Dear Rich,

I am not sure we disagree substantially. I very much dislike Kodak's moves away from B&W paper and it's move toward digital.

But, I think we may have a different understanding of what is fundamental to a company. Or, put another way, when does a company change?

If we concentrate on products, then clearly Kodak is a different company today than it was 10, 30, 50 or 100 years ago. Eastman started the company producing dry plate glass negs. It then moved onto roll film and processing the film. It led the way on the introduction of color products. Arguably, Kodak became a "different" company with each move.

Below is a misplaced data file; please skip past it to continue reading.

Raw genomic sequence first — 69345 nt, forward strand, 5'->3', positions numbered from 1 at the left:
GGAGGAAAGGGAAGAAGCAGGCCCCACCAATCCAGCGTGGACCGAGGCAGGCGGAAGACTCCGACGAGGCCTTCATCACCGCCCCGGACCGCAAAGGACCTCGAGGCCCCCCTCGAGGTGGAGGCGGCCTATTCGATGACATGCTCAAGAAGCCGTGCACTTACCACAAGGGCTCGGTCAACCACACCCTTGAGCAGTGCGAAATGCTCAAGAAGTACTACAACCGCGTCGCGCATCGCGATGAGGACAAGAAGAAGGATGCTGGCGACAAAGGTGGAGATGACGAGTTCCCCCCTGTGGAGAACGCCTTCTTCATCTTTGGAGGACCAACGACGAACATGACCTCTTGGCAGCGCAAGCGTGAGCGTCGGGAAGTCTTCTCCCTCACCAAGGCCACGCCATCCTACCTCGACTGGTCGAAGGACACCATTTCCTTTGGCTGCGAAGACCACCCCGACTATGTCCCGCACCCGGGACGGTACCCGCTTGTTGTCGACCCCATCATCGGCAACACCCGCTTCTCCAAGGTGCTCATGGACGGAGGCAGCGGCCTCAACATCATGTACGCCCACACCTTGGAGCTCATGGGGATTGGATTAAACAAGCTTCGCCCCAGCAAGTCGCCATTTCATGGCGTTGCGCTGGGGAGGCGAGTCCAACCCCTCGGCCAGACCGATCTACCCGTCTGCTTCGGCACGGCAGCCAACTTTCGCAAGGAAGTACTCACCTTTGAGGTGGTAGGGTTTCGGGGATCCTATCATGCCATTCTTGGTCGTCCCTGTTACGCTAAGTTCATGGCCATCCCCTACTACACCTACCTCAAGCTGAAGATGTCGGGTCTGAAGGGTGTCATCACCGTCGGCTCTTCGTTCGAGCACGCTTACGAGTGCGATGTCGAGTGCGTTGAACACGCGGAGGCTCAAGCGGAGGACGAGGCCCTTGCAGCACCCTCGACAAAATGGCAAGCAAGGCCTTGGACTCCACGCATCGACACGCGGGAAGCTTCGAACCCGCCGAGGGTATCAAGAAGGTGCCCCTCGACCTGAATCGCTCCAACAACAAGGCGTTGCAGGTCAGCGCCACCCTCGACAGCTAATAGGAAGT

If you were saying that Kodak was a film company, now it is not and it never will be again, then we agree.

But, my discussion was pointed not to products, but to the end goal of those products--the "core", or main philosophy of the company. I believe Kodak's main early core was to make photography democratic, i.e. so that everyone could own a camera and take pictures as easily as possible. I see Kodak's recent moves to digital in line with that core value. To me, that is the essence of Kodak. What it has done from the beginning, and what it has done with most major changes in its history. To that extent, Kodak is the same company, or at least it is pursuing the same "core" that it started with.

This discussion reminds me of the question, "Am I the same person I was at age 20?" No, of course not. I am 30 years older and (hopefully) wiser. If I focus on the outward changes, I am quite different. But, I still hold most of the basic values I held at age 20. In my "essence", I am more mature, but I am still the same person.